W3C home > Mailing lists > Public > www-webont-wg@w3.org > July 2002

Re: ISSUE:4.1 daml:uniqueProperty

From: <herman.ter.horst@philips.com>
Date: Fri, 12 Jul 2002 10:33:03 +0200
To: welty@us.ibm.com, lynn.stein@olin.edu
Cc: www-webont-wg@w3.org
Message-ID: <OF556F892F.FD3304B9-ONC1256BF4.002EF900@diamond.philips.com>
In the mail of Chris of yesterday,
the words domain and range are used for sets and elements:
...
>An UnambiguousProp is a relation whose extension is restricted such that 
>no object may appear more than once in the range, i.e. the domain of the 
here the word range stands for a set and the word domain stands for an 
element

>relation for any given range is unique.
here the word range stands for an element.

This is confusing. The basic practice in mathematics is to use the terms 
domain and range only for sets.

This point is also linked to the choice of names:

>Proposed Resolution
>
>These are suggested alternate names for these features.  To resolve the 
>issue, we should vote on them.  I will collect suggested alternate names 
>until, say, the next telecon.
>
>UniqueProp: Functional, UniqueRange
>UnambiguousProp: InverseFunctional, UniqueDomain

The suggestions UniqueRange and UniqueDomain do not seem to be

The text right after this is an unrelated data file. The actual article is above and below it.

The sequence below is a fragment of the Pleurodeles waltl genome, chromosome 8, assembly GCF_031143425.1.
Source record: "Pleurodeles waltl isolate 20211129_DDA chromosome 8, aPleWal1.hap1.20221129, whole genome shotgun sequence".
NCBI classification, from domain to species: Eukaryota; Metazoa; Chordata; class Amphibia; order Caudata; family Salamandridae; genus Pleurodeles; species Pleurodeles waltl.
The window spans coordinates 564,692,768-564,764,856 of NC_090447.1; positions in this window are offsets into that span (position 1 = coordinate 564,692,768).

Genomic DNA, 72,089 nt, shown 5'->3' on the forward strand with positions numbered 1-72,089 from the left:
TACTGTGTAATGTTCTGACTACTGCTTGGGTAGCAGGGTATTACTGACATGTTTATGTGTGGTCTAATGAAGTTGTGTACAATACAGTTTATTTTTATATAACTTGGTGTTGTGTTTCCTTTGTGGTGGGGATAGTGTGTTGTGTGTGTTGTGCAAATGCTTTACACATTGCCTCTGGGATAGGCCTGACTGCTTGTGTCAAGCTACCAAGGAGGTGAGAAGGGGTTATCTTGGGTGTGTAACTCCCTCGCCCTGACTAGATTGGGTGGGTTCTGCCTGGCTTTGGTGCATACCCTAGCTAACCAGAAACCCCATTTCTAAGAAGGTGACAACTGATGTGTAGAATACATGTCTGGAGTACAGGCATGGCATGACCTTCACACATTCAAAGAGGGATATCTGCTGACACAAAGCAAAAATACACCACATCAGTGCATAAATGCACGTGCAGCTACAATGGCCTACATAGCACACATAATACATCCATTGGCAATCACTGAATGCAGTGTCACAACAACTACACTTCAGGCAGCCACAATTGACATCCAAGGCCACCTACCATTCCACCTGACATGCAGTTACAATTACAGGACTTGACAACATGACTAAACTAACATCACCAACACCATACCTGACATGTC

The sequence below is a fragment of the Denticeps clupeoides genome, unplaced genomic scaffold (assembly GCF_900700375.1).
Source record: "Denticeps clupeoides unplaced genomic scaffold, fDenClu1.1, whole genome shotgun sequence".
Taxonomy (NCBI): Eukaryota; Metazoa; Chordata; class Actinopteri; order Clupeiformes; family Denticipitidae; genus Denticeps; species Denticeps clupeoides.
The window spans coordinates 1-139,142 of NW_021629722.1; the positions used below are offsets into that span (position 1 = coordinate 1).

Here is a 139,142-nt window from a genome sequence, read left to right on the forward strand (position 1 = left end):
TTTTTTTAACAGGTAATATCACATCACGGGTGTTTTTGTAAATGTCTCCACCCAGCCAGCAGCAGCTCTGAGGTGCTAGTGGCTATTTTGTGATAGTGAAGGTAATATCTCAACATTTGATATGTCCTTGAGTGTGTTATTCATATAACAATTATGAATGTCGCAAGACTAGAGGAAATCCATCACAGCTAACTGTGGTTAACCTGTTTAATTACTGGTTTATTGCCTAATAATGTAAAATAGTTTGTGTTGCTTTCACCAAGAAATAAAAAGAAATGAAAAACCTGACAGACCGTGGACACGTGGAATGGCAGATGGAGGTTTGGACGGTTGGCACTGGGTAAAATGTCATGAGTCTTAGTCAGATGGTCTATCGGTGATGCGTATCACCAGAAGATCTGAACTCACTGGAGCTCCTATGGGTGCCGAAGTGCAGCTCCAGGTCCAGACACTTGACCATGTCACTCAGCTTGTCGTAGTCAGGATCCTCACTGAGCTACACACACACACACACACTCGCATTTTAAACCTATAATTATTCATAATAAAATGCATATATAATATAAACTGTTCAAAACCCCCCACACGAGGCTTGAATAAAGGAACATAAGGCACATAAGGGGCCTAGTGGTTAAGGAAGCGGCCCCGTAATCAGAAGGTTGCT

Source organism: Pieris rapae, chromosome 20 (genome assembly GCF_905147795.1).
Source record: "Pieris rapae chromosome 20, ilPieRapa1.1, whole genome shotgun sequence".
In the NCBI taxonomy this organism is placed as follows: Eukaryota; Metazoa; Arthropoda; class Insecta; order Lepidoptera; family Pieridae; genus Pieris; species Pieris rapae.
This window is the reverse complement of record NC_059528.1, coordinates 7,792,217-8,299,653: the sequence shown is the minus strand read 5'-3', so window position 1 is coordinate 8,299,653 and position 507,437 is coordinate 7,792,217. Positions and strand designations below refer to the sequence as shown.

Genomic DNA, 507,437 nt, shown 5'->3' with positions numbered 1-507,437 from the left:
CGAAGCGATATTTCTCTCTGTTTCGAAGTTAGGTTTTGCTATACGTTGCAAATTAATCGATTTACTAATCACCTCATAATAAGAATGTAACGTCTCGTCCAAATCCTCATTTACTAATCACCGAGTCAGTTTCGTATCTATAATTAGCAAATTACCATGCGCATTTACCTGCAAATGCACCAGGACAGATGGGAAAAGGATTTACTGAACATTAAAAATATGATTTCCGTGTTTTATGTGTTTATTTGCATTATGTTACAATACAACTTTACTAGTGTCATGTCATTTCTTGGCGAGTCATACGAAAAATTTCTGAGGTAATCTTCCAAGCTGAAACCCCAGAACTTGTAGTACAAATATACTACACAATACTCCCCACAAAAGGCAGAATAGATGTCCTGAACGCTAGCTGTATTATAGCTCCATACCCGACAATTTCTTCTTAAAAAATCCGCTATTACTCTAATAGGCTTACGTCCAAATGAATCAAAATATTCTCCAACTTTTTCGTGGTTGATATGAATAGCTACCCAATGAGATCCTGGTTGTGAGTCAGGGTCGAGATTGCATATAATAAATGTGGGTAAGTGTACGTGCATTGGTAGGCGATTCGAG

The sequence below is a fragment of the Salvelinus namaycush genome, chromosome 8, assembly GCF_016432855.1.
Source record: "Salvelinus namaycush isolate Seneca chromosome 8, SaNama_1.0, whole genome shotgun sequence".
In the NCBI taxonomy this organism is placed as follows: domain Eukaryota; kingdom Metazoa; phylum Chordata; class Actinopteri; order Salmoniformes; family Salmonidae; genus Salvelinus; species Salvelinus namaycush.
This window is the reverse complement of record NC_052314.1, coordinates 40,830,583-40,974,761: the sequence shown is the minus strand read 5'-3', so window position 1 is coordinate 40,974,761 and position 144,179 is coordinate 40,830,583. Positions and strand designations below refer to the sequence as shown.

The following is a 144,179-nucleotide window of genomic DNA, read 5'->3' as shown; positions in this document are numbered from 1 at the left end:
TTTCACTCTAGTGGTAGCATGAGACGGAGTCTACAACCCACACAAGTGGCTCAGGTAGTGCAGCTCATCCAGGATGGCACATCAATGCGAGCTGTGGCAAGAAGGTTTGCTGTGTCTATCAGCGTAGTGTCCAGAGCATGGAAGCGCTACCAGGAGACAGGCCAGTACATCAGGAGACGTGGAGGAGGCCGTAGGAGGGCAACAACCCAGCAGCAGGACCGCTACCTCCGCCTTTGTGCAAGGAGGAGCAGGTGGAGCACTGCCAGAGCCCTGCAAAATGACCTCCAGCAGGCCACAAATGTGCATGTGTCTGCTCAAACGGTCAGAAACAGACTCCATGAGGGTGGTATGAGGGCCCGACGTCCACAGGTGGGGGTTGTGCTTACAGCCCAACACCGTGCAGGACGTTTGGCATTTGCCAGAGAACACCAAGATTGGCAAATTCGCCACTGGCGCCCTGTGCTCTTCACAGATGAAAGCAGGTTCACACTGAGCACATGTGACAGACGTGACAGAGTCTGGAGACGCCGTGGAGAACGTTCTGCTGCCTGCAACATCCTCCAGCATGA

consistent with the basic meaning given in mathematics to the words 
domain and range.

In the standard definition, the domain and the range of a relation are 
sets:
Given a relation, that is, a set of ordered pairs (x,y), the domain 
of the relation is defined to be the set of all elements x that appear 
as the first entry in at least one such ordered pair of the relation. 
The range of the relation is defined to be the set of all elements y 
that appear as second entry in at least one such ordered pair of the
relation.

This implies that for each relation, the domain is always uniquely 
defined,
and also that the range is always uniquely defined:
The domain and range of a relation are uniquely defined sets associated to
the relation.
From this point of view, the terms UniqueRange and UniqueDomain do not
seem to add information.

The terms UniqueRangeElement and UniqueDomainElement would be more 
consistent
with basic mathematical usage.
But these terms are longer, and, in my view, not the optimal choice:
they may suggest that the range and domain consist of exactly one element.

The terms SingletonRange and SingletonDomain, suggested yesterday by Lynn,
also wrongly suggest that the domain and range of the relation consist of
a singleton set, that is, of exactly one element


I vote in favor of the terms Functional and InverseFunctional.


Herman ter Horst
Received on Friday, 12 July 2002 04:36:15 GMT

This archive was generated by hypermail 2.2.0+W3C-0.50 : Monday, 7 December 2009 10:57:51 GMT